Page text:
A good number of stories revolved around Tom's old 22-foot Aquasport, On Time, with its 115-hp Merc, which carried the gang on numerous shark trips in the 1970s, back when the staff of life came out of a can or bottle rather than in the shape of a loaf. The usual drill was to run out of sight of land off Montauk or some other headland and start chumming.
You know the old saying about God watching out for sailors and drunks. The boys always made it home, but it's probably open to debate whether that was due to the benevolence of some higher power or to the dead reckoning and compass skills of the young, fearless sharkers. Perhaps both. On this trip, there was far more interest in sandwiches than beer, another sign of the times.
And the difference in boats between then and now is as great as that between photos of us in the '70s and today. Different worlds. The 30-foot Regulator Express is powered by twin Yamaha 350s and outfitted with an impressive suite of communication, navigation, safety and entertainment electronics. A real sweet ride.
The first shark showed up around 10:30, circling the Regulator, gliding in graceful figure eights off the stern and then rubbing and later gnawing on the chum bucket. When you first see one of these animals after a long absence, they still give you pause - it's got to be primordial, a visceral reaction to an animal that could actually eat you.
About 20 minutes later, as George Thorogood ordered one bourbon, one scotch and one beer over the boat's sound system, BT set the hook on shark No. 1 and another kind of fun began. Shortly after that, Gomer was into a fish as well. During the next two hours, we caught and released seven sharks in the 7- to- 8-foot range.
It was a good pace. Plenty of action, but also time to talk and reflect and just soak up the pleasure of being offshore. Sometimes the big fish come so fast the cockpit is a constant fire drill. This was about right. And it's not like it was anyone's first rodeo. Through the years, we'd all burned out our muscles pulling like the devil on big fish - shark and tuna and their cohorts. No one had anything to prove. Maybe we had learned something along the way after all.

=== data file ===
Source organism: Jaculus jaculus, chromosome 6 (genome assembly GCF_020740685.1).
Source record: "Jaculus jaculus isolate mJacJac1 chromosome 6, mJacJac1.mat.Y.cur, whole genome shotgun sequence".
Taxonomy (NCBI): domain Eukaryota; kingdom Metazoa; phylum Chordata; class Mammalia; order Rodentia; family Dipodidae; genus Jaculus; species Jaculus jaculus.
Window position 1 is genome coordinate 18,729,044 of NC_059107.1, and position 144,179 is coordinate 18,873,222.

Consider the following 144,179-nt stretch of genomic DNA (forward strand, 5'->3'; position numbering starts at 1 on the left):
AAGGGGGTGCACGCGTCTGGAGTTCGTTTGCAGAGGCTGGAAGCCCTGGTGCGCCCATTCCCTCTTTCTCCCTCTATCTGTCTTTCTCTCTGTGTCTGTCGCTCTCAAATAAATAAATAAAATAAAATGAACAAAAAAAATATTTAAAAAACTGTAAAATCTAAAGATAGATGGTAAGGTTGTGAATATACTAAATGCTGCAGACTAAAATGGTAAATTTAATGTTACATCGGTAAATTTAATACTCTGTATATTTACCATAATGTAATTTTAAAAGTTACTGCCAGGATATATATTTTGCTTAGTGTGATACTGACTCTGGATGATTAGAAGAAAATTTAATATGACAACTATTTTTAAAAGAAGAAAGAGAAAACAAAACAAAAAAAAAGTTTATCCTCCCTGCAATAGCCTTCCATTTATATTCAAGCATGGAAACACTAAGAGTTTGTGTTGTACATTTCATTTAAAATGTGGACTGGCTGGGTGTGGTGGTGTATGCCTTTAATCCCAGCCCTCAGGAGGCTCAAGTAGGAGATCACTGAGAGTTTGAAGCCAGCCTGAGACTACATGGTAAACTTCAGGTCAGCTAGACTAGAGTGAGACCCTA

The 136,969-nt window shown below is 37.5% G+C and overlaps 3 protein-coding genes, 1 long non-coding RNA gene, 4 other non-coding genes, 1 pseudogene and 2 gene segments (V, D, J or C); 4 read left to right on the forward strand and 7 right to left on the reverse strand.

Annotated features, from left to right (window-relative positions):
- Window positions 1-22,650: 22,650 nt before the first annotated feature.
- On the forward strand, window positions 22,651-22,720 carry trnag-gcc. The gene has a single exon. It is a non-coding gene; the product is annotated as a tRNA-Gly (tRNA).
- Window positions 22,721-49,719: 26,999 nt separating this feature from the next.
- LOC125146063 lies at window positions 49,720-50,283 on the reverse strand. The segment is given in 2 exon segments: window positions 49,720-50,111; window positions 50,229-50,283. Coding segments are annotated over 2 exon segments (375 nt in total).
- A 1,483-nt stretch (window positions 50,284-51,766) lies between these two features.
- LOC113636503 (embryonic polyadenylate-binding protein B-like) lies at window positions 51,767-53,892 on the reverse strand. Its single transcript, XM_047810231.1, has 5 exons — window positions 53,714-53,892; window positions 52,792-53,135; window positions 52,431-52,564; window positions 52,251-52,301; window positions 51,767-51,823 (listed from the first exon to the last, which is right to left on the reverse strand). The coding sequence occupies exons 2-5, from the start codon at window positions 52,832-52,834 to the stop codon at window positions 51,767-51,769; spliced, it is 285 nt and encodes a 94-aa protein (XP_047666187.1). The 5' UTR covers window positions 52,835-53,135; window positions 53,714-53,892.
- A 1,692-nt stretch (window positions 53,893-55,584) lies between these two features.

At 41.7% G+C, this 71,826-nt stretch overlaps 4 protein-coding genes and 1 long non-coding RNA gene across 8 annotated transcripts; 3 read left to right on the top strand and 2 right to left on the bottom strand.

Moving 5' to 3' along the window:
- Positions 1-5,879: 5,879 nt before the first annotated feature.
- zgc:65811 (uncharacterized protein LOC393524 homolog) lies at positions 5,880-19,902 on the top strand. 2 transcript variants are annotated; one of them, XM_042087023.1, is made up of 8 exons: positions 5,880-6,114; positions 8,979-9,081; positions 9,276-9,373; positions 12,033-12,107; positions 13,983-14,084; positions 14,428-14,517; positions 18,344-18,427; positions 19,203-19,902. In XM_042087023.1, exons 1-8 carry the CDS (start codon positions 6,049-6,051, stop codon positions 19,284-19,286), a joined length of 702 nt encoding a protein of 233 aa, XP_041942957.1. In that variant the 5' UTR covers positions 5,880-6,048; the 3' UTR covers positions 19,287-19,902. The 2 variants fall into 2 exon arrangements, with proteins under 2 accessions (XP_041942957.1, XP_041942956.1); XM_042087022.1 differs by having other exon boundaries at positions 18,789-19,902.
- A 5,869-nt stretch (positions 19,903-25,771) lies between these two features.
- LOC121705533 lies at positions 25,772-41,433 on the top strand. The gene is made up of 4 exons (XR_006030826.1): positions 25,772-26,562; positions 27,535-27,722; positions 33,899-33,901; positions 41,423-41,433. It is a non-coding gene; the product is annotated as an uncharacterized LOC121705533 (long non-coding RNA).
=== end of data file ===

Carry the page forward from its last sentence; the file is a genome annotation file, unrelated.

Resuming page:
Not surprisingly, most of the stories told throughout the day looked astern. That was sort of the idea. And most couldn't be told in a family magazine without some careful editing, primarily with the delete key. Most of our children - even those who are grown - hadn't heard some of the tales. And probably won't. They will make their own, which is how it should be.
When we first became acquainted, we were just kids, too, who grew into headstrong adolescents, pushing the boundaries and indulging our wanderlust and need for adventure. Now we are husbands, fathers, grandfathers in some cases, entrepreneurs, bosses, company presidents.
In helping us remember who we were, our stories, perhaps, help us better figure out how we got to where we are today. At their core, they inform us.
Mingled with the remembrances of the old days were references to cholesterol levels, colonoscopies, skin cancers and extra sun cream for the top of your head.
Gomer joked that we were the Geritol fishing team, and we all laughed. The truth is, we're all going through this aging thing together, and if a joke makes it a little easier to swallow, then it's better than most of the other remedies I know.
This bunch still has a lot of sand and grit. No one has yet to spit the bit or settle into a glide pattern. No one on the boat is going down without a good fight.
We ran back in at 42 knots, smiling at the speed, leaning into life, comfortable in the company of the men we'd become.
This article originally appeared in the October 2010 issue.